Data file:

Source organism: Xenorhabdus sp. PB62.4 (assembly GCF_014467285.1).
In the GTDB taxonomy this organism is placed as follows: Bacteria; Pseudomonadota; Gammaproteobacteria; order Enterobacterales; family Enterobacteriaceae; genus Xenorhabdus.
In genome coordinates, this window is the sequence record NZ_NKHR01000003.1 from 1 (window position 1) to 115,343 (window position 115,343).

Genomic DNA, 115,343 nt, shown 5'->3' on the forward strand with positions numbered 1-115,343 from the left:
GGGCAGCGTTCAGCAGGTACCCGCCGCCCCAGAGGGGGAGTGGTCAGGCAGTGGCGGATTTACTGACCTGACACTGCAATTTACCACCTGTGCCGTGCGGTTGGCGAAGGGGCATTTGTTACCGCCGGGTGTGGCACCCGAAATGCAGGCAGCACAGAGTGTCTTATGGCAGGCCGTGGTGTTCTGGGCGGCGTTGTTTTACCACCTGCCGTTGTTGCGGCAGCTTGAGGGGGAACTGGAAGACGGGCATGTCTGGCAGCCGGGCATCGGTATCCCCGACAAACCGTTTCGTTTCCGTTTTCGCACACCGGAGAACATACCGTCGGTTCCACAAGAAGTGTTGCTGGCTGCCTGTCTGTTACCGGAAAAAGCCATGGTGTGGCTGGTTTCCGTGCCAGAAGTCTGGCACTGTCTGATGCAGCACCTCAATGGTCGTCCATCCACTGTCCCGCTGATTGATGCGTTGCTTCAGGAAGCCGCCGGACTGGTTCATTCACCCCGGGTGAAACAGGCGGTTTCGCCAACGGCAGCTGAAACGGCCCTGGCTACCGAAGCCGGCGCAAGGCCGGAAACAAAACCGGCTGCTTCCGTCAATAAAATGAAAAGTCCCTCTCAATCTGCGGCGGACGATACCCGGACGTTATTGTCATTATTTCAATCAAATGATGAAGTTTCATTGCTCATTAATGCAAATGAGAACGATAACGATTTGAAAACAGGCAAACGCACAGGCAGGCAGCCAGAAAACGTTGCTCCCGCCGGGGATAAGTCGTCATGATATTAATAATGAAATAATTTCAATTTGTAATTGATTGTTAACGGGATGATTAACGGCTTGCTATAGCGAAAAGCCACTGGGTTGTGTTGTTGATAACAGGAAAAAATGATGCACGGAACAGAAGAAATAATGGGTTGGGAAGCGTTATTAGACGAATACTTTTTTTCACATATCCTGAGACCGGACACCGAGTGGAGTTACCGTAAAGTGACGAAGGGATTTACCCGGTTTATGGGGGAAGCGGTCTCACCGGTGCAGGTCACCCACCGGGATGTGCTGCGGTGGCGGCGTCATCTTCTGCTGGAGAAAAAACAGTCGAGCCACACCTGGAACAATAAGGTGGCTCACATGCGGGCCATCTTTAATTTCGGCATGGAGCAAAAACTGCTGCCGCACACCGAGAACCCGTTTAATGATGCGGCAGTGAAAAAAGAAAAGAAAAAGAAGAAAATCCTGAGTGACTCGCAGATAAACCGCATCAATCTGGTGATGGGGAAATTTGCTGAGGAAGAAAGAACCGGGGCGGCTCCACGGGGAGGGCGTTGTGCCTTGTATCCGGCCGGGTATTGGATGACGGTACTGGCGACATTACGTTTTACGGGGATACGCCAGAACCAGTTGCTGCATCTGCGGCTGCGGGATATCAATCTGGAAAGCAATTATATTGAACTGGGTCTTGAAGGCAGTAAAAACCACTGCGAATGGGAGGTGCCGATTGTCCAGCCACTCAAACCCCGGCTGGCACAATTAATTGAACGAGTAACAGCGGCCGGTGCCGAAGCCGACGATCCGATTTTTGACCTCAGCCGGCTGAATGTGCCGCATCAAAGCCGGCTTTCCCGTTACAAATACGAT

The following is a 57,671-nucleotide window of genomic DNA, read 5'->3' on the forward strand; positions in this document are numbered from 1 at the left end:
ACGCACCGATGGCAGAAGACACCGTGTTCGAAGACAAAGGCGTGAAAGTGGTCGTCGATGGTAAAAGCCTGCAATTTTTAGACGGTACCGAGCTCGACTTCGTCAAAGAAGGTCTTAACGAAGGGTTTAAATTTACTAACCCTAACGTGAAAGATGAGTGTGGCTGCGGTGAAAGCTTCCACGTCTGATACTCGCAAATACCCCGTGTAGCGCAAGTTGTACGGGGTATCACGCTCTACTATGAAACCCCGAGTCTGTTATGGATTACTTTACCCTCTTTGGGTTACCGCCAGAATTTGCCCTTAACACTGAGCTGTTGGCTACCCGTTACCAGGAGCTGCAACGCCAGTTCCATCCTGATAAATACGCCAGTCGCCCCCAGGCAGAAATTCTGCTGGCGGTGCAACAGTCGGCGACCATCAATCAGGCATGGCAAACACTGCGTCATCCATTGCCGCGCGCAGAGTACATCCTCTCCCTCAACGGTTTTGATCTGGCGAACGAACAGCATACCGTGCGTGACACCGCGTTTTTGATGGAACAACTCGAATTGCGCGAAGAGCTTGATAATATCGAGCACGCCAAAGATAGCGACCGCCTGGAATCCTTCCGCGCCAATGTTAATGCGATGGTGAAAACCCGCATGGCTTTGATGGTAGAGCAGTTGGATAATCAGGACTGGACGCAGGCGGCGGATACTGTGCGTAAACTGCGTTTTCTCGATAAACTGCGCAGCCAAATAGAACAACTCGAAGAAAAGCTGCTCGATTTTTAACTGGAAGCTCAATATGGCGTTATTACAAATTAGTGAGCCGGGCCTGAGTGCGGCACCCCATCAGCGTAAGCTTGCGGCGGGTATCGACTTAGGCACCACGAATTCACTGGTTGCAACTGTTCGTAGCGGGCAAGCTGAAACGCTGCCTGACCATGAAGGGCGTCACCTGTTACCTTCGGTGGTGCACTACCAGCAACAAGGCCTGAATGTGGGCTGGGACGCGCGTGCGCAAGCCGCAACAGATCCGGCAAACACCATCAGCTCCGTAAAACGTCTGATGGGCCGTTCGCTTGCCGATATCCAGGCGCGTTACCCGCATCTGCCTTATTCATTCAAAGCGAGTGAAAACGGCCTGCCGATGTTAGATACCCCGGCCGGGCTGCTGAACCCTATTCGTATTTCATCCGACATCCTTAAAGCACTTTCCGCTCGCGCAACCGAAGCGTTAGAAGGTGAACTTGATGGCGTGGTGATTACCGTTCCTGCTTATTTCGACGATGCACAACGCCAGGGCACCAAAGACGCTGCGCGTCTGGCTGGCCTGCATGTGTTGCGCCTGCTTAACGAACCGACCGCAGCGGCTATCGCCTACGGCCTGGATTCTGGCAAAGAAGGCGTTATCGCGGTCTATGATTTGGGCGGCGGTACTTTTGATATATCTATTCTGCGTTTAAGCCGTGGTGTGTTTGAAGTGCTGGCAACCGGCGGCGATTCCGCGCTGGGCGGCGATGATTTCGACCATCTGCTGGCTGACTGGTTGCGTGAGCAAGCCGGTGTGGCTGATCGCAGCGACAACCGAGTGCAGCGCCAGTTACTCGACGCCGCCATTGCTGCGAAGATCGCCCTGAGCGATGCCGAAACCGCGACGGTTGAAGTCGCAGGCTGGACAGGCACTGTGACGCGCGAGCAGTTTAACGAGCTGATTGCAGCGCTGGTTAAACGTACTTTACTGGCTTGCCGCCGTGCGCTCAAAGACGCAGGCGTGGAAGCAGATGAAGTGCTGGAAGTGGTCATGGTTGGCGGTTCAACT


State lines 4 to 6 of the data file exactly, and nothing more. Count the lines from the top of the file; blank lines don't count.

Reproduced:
Genomic DNA, 115,343 nt, shown 5'->3' on the forward strand with positions numbered 1-115,343 from the left:
GGGCAGCGTTCAGCAGGTACCCGCCGCCCCAGAGGGGGAGTGGTCAGGCAGTGGCGGATTTACTGACCTGACACTGCAATTTACCACCTGTGCCGTGCGGTTGGCGAAGGGGCATTTGTTACCGCCGGGTGTGGCACCCGAAATGCAGGCAGCACAGAGTGTCTTATGGCAGGCCGTGGTGTTCTGGGCGGCGTTGTTTTACCACCTGCCGTTGTTGCGGCAGCTTGAGGGGGAACTGGAAGACGGGCATGTCTGGCAGCCGGGCATCGGTATCCCCGACAAACCGTTTCGTTTCCGTTTTCGCACACCGGAGAACATACCGTCGGTTCCACAAGAAGTGTTGCTGGCTGCCTGTCTGTTACCGGAAAAAGCCATGGTGTGGCTGGTTTCCGTGCCAGAAGTCTGGCACTGTCTGATGCAGCACCTCAATGGTCGTCCATCCACTGTCCCGCTGATTGATGCGTTGCTTCAGGAAGCCGCCGGACTGGTTCATTCACCCCGGGTGAAACAGGCGGTTTCGCCAACGGCAGCTGAAACGGCCCTGGCTACCGAAGCCGGCGCAAGGCCGGAAACAAAACCGGCTGCTTCCGTCAATAAAATGAAAAGTCCCTCTCAATCTGCGGCGGACGATACCCGGACGTTATTGTCATTATTTCAATCAAATGATGAAGTTTCATTGCTCATTAATGCAAATGAGAACGATAACGATTTGAAAACAGGCAAACGCACAGGCAGGCAGCCAGAAAACGTTGCTCCCGCCGGGGATAAGTCGTCATGATATTAATAATGAAATAATTTCAATTTGTAATTGATTGTTAACGGGATGATTAACGGCTTGCTATAGCGAAAAGCCACTGGGTTGTGTTGTTGATAACAGGAAAAAATGATGCACGGAACAGAAGAAATAATGGGTTGGGAAGCGTTATTAGACGAATACTTTTTTTCACATATCCTGAGACCGGACACCGAGTGGAGTTACCGTAAAGTGACGAAGGGATTTACCCGGTTTATGGGGGAAGCGGTCTCACCGGTGCAGGTCACCCACCGGGATGTGCTGCGGTGGCGGCGTCATCTTCTGCTGGAGAAAAAACAGTCGAGCCACACCTGGAACAATAAGGTGGCTCACATGCGGGCCATCTTTAATTTCGGCATGGAGCAAAAACTGCTGCCGCACACCGAGAACCCGTTTAATGATGCGGCAGTGAAAAAAGAAAAGAAAAAGAAGAAAATCCTGAGTGACTCGCAGATAAACCGCATCAATCTGGTGATGGGGAAATTTGCTGAGGAAGAAAGAACCGGGGCGGCTCCACGGGGAGGGCGTTGTGCCTTGTATCCGGCCGGGTATTGGATGACGGTACTGGCGACATTACGTTTTACGGGGATACGCCAGAACCAGTTGCTGCATCTGCGGCTGCGGGATATCAATCTGGAAAGCAATTATATTGAACTGGGTCTTGAAGGCAGTAAAAACCACTGCGAATGGGAGGTGCCGATTGTCCAGCCACTCAAACCCCGGCTGGCACAATTAATTGAACGAGTAACAGCGGCCGGTGCCGAAGCCGACGATCCGATTTTTGACCTCAGCCGGCTGAATGTGCCGCATCAAAGCCGGCTTTCCCGTTACAAATACGAT

The following is a 57,671-nucleotide window of genomic DNA, read 5'->3' on the forward strand; positions in this document are numbered from 1 at the left end: